July 13, 2020         
30Th Anniversary of the Oka Crisis   •   Hair Cuttery Under New Ownership Safely Reopens 500 Salons   •   MillionaireMatch Releases Findings Showing Top Qualities and Traits Among Matches   •   Nation's Largest Small Business Coalition Announces Partnership with Latino Business Action Network   •   NAWBO Chicago Names First Latina President; Elizabeth Colón Has Been an Advocate for Women Since Childhood   •   Corporate Social Responsibility Related News Releases and Story Ideas for Reporters, Bloggers and Media Outlets   •   Horizon Bank and FHLB Dallas Provide $36K Grant to Assist Workers Impacted by the Pandemic   •   The HeroZona Foundation's Bridge Forum 'Time for Change' Returns for Part Two of Equality Series   •   Building AQuisition Partners United Begins Revitalization of Chicago Communities   •   KCP Distributes KOCOWA on Cox   •     Pfizer Pledges $100 Million to New Industry Fund to Help Fight Growing Threat of Antimicrobial Resistance   •   Genentech Provides Update on Phase III Study of Tecentriq in Women With Advanced-stage Ovarian Cancer   •   World Population Day 2020: DKT International Addresses Global Supply Chain Disruption, Shipping and Distribution Delays, Limited   •   Hilton Announces Second Quarter 2020 Earnings Release Date   •   Dixon, Honda Now Three for Three with Road America Victory   •   Dinosaurs Roaring, Carousel Spinning as World's Largest Children's Museum Re-opens to the Public   •   Wells Fargo Names Kristy Fercho to Lead Home Lending   •   Statement by the Prime Minister on Imamat Day   •   Karmina: The Black Dragon Princess   •   Spin Master, Warner Bros. Interactive Entertainment, and WayForward Announce Bakugan: Champions of Vestroia
Bookmark and Share

Data Science Field Remains Unattractive to Many Female STEM Students

Data Science Field Remains Unattractive to Many Female STEM Students

Data Science Still Has Gender Diversity Problems. New BCG GAMMA Study Sheds Light on Why Few Women Pursue Careers in Data Science-Related Fields, and What Employers Must Do About it

PR Newswire

BOSTON, Feb. 20, 2020 /PRNewswire/ -- Data science has an image problem—and it's helping to fuel a critical lack of diversity. Almost 50% of female STEM students perceive data science to be overly theoretical and low impact. A sense that it is more competition-focused than other jobs is also behind their exit from the "talent funnel," according to a forthcoming report by Boston Consulting Group (BCG) and BCG GAMMA, titled What's Keeping Women out of Data Science? A significant share of STEM women across the globe also do not feel they have a good understanding of what a "data science career" is and what the day-to-day life of a data scientist in the workplace entails. The negative perception and lack of transparency combine to boost the gender gap: only 15 to 22% of data science professionals today are women.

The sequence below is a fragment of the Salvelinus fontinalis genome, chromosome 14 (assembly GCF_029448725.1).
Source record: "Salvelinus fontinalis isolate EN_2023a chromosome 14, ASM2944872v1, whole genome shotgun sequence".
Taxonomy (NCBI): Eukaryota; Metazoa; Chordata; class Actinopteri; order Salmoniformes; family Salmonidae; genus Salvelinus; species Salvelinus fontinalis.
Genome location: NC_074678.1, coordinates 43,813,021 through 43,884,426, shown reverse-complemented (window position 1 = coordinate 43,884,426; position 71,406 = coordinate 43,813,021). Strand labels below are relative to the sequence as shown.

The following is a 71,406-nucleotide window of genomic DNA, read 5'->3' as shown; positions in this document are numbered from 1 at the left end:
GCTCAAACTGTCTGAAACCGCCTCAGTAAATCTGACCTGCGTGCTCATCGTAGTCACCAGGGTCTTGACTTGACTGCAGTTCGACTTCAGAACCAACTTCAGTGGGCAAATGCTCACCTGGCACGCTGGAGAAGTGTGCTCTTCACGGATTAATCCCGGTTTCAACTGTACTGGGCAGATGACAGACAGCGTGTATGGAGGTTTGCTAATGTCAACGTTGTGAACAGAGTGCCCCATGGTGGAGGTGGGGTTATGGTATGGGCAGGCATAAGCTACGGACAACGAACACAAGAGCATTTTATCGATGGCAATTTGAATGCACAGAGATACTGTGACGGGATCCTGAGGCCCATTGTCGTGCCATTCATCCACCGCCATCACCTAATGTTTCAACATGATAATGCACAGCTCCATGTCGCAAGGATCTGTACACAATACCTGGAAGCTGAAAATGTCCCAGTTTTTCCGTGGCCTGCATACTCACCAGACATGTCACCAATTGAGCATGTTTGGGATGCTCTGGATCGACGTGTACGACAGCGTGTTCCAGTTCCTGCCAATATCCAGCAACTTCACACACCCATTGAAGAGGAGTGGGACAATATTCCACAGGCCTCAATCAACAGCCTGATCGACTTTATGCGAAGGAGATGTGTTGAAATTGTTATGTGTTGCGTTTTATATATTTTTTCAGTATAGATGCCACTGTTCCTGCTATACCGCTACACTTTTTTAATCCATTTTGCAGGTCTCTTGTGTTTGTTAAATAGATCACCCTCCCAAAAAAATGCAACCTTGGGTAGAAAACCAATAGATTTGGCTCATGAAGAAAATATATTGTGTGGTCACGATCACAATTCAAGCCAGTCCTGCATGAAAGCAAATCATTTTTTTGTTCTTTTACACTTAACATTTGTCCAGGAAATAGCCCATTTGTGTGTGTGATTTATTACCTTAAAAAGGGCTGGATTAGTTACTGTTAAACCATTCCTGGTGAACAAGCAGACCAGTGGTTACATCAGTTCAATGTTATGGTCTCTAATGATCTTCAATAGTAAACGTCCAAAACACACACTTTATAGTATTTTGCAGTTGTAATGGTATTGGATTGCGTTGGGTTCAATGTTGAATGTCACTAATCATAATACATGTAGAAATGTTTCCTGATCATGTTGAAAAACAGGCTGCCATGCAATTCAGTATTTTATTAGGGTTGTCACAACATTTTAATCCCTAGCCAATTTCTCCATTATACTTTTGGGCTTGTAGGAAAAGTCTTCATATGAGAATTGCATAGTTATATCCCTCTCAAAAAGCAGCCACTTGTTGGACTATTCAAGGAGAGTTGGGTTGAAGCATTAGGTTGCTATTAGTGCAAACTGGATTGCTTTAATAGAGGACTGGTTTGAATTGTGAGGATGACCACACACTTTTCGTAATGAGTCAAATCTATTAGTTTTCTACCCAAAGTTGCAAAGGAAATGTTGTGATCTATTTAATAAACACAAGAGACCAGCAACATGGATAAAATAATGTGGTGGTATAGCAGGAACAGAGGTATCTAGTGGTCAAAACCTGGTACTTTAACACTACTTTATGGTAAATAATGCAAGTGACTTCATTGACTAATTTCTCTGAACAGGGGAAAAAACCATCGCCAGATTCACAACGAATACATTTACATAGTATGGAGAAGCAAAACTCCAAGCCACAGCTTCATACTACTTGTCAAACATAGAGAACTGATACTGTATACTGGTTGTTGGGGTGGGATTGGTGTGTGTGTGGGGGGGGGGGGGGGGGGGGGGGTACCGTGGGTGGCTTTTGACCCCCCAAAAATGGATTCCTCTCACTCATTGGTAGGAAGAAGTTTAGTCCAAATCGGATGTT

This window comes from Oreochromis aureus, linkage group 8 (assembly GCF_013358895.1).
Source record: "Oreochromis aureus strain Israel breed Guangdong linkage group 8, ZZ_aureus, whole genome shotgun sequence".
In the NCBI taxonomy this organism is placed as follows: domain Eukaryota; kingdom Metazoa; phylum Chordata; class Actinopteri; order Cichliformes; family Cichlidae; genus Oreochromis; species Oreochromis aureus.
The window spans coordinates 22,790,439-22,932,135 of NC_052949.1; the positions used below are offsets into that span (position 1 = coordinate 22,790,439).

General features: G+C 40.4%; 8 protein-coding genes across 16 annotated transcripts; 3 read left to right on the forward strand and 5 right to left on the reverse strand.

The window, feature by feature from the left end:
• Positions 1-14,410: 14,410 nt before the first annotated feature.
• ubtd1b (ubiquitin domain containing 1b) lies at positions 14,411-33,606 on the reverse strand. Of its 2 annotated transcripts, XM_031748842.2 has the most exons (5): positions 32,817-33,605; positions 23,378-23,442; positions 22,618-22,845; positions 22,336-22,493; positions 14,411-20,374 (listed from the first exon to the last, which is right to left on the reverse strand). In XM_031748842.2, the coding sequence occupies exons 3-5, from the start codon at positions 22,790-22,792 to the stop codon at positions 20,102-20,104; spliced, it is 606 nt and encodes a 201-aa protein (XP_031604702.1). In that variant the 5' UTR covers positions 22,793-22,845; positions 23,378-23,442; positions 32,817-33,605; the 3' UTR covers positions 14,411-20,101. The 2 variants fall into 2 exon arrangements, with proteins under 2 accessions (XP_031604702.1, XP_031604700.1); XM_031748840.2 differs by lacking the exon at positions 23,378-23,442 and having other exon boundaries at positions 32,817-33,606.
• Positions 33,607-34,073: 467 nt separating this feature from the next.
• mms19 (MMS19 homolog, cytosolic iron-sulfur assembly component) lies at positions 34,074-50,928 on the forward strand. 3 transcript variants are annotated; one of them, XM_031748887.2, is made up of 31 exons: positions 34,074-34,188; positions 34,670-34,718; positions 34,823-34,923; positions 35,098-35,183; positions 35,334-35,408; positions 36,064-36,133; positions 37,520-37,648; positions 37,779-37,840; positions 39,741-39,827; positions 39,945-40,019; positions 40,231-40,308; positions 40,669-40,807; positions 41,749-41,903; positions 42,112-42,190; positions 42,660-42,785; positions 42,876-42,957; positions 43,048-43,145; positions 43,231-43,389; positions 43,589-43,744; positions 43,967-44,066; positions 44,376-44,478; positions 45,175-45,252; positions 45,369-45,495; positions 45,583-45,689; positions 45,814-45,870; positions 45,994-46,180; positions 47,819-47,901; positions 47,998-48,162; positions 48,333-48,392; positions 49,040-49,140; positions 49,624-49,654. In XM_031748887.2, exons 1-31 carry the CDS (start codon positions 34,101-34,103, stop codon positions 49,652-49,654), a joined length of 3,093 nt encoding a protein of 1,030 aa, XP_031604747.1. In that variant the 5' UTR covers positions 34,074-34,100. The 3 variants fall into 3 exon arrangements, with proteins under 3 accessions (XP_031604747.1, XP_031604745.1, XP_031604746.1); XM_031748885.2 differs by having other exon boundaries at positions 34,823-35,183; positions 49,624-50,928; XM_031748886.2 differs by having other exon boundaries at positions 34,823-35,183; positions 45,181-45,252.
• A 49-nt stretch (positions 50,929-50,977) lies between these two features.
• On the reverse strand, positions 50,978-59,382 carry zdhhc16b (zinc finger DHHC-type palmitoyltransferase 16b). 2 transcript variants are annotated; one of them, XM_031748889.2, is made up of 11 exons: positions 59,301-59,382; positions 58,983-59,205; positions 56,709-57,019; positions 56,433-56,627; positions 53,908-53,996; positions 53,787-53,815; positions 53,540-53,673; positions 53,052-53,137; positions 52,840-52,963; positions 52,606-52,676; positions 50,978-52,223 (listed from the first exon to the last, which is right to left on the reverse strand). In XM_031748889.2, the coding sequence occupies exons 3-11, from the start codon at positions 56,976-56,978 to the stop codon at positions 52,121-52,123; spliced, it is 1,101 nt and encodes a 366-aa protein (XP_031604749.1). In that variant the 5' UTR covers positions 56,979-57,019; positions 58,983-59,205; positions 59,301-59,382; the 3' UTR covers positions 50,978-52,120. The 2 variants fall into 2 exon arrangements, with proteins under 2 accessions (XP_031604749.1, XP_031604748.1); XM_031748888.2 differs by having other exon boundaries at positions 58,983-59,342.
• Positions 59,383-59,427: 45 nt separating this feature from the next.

Boston Consulting Group logo (PRNewsfoto/The Boston Consulting Group)

Perception Mirrors Reality

Students around the world are picking up on an unfortunate reality: far too many companies still struggle to create real impact with AI, and many companies continue to lack a culture of collaboration in their analytics teams. The study reveals that nearly 75% of female data science majors are looking for exactly the opposite from their future jobs—namely applied, impact-driven work—while men are ambivalent. As long as companies approach and promote their data science and AI as theoretical endeavors without concrete and measurable value, female students will continue to be disproportionately deterred from entering the field.

Finding the Gaps in Understanding

BCG surveyed over 9,000 STEM men and women (each representing about half of the sample population) from Australia, Canada, China, France, Germany, India, Japan, Spain, the UK, and the US (with between 700 and 1,000 responses from each country).

Regarding transparency, the study revealed that only around 63% of men and 55% of women are well informed about the various career opportunities in data science. Even among data science and computer science majors, nearly half (47%) complained of poor clarity regarding career path options within the field. Australia, France, and Spain consistently achieved high rankings on transparency, while female students in China, Japan, and Germany consistently reported the lowest understanding of their options in this field. On perceptions regarding impact and purpose, China and Japan also appeared at the bottom of the list, while students in the UK, the US, and France had a more positive picture.